In his article, Johnson (2008) addressed the typologies of knowledge, affective variables, standardization, debates, and its history. Knowledge is often defined in simplistic terms as scientific, commonsense, or religious. He described knowledge as the accepted understandings of phenomena in our universe. Dewey called this warranted accertability. Paradigm wars occur over the nature of knowledge, epistemology.

In cognitive psychology, knowledge typologies are broken into declarative (ability to make a statement), procedural (process oriented), and situated knowledge (contextual). Another typology of knowledge is in terms of tacit (internally understood) or explicit (externally expressed) understanding. The former could be procedural or situated knowledge. The latter is aligned with declarative knowledge. Another typology categorizes knowledge as subjective (nuanced by lifeworld), intersubjective (commonsense from community), and objective (warranted accertability). Johnson described how objective knowledge is defined in many different ways by scholars.

Knowledge comes from discoveries and sense-making of humans. We store it in our minds and in our books. We also “carry” it in our societal interactions, as part of our reality. This is referred to as structuralism. Some scholars like Plato believed that there are universal truths. Knowledge is either true or false without any go-between (absolutism). Other scholars like Protagoras believed that knowledge is relative (relativism). Related to this idea is Hume’s problem of induction, which states that we cannot separate ourselves from what we are investigating; therefore, all we can know is our experience with it. Our interaction with that which is studied changes it.

This also relates to Kuhn’s idea that knowledge is a construct of psycho-social and objective variables. These viewpoints have caused debates historically and affect scientific inquiry today. Johnson described the current paradigm war between qualitative, quantitative, and mixed research, as a current day Plato versus Protagoras debate. Johnson promotes mixed research as the best method for seeking knowledge of a phenomenon. He proposed several flexible paradigm emphasis (QUAN+qual) and time/order emphases (Qual →QUAN) for designing a research study.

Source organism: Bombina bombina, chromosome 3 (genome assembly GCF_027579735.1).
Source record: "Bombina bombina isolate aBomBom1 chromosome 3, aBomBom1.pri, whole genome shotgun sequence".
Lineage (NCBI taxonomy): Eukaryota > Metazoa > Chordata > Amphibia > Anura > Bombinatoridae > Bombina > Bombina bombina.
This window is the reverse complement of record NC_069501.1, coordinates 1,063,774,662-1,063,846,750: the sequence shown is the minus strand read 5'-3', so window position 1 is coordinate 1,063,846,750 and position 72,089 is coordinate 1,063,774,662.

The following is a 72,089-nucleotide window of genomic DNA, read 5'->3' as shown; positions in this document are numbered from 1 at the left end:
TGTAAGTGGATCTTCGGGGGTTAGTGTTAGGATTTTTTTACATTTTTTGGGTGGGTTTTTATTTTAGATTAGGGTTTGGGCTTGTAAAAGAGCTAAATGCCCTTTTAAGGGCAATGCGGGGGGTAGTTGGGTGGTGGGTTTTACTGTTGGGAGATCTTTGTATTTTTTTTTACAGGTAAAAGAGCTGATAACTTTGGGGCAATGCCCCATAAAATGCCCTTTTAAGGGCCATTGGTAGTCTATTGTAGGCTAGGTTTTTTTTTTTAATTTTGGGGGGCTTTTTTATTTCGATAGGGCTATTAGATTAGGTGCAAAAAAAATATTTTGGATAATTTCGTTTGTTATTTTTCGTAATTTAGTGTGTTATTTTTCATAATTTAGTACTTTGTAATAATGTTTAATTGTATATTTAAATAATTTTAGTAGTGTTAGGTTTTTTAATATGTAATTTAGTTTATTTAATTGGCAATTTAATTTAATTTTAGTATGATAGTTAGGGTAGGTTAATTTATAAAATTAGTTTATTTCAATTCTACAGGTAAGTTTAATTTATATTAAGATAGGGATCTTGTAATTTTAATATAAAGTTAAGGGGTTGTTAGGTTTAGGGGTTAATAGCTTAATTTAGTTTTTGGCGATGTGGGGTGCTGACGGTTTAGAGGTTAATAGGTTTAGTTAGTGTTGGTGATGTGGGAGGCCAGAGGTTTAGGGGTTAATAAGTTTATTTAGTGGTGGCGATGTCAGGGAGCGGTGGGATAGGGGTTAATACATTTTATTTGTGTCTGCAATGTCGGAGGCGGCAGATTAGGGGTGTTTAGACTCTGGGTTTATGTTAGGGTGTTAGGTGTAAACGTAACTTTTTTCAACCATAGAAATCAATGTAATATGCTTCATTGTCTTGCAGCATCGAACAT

Knowledge must be somehow justified as true and people must believe it. This phenomenon is called justified true beliefs (JTB). For example, creationists believe that a god placed man in full form on Earth; they do not believe that we evolved from other species. Apparently, the evidence for man’s evolutionary span from nonhuman species is not adequate for some to accept. As expected, there are different theories about truths. For example, correspondence theory relates statements with facts. Second, coherence theories consider information true if it fits within the relevant existing theories. Third, pragmatic theories about truth focus on the practical application of the knowledge that works. Last but not least, at the individual level, Bem and Bem described psycho-logic as man’s own reasoning at the personal level.

Sandra Rogers

The Neuroscience of Learning

23 Jun

Neuroscience has the potential to prove and disprove existing educational learning theories, as well as identify learning disabilities. It will eventually lead to new discoveries and clearer explanations about the internal processes of the brain/mind. Hopefully, this information will make its way into educational textbooks and school curriculum. It already has determined many specific functions of the brain and aspects of human memory from research experiments using electrodes, electroencephalography (EEG), and functional magnetic resonance imaging (fMRI). For example, from the use of implanted electrodes in rats, neuroscientists identified place cells (neurons) that respond to a specific place from a collection of neurons (schemata) when needed (Ward, 2010).